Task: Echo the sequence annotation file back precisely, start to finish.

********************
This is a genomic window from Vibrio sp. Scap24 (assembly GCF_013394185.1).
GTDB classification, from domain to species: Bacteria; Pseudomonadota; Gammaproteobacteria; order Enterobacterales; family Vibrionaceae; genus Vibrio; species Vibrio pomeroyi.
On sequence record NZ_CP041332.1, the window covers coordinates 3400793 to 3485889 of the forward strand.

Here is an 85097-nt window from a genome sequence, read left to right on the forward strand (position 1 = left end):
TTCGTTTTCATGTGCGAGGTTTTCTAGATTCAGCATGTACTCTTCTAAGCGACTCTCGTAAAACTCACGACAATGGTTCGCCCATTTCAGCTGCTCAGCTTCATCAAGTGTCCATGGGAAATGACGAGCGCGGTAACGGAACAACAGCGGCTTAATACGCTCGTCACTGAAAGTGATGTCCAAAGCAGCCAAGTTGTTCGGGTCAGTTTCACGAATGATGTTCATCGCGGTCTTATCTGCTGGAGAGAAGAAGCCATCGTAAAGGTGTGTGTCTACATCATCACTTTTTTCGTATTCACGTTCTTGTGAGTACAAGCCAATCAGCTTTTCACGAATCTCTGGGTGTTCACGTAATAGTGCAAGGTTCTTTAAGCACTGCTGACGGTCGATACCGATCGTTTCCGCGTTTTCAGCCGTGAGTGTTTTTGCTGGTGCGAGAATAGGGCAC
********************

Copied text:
This is a genomic window from Vibrio sp. Scap24 (assembly GCF_013394185.1).
GTDB classification, from domain to species: Bacteria; Pseudomonadota; Gammaproteobacteria; order Enterobacterales; family Vibrionaceae; genus Vibrio; species Vibrio pomeroyi.
On sequence record NZ_CP041332.1, the window covers coordinates 3400793 to 3485889 of the forward strand.

Here is an 85097-nt window from a genome sequence, read left to right on the forward strand (position 1 = left end):
TTCGTTTTCATGTGCGAGGTTTTCTAGATTCAGCATGTACTCTTCTAAGCGACTCTCGTAAAACTCACGACAATGGTTCGCCCATTTCAGCTGCTCAGCTTCATCAAGTGTCCATGGGAAATGACGAGCGCGGTAACGGAACAACAGCGGCTTAATACGCTCGTCACTGAAAGTGATGTCCAAAGCAGCCAAGTTGTTCGGGTCAGTTTCACGAATGATGTTCATCGCGGTCTTATCTGCTGGAGAGAAGAAGCCATCGTAAAGGTGTGTGTCTACATCATCACTTTTTTCGTATTCACGTTCTTGTGAGTACAAGCCAATCAGCTTTTCACGAATCTCTGGGTGTTCACGTAATAGTGCAAGGTTCTTTAAGCACTGCTGACGGTCGATACCGATCGTTTCCGCGTTTTCAGCCGTGAGTGTTTTTGCTGGTGCGAGAATAGGGCAC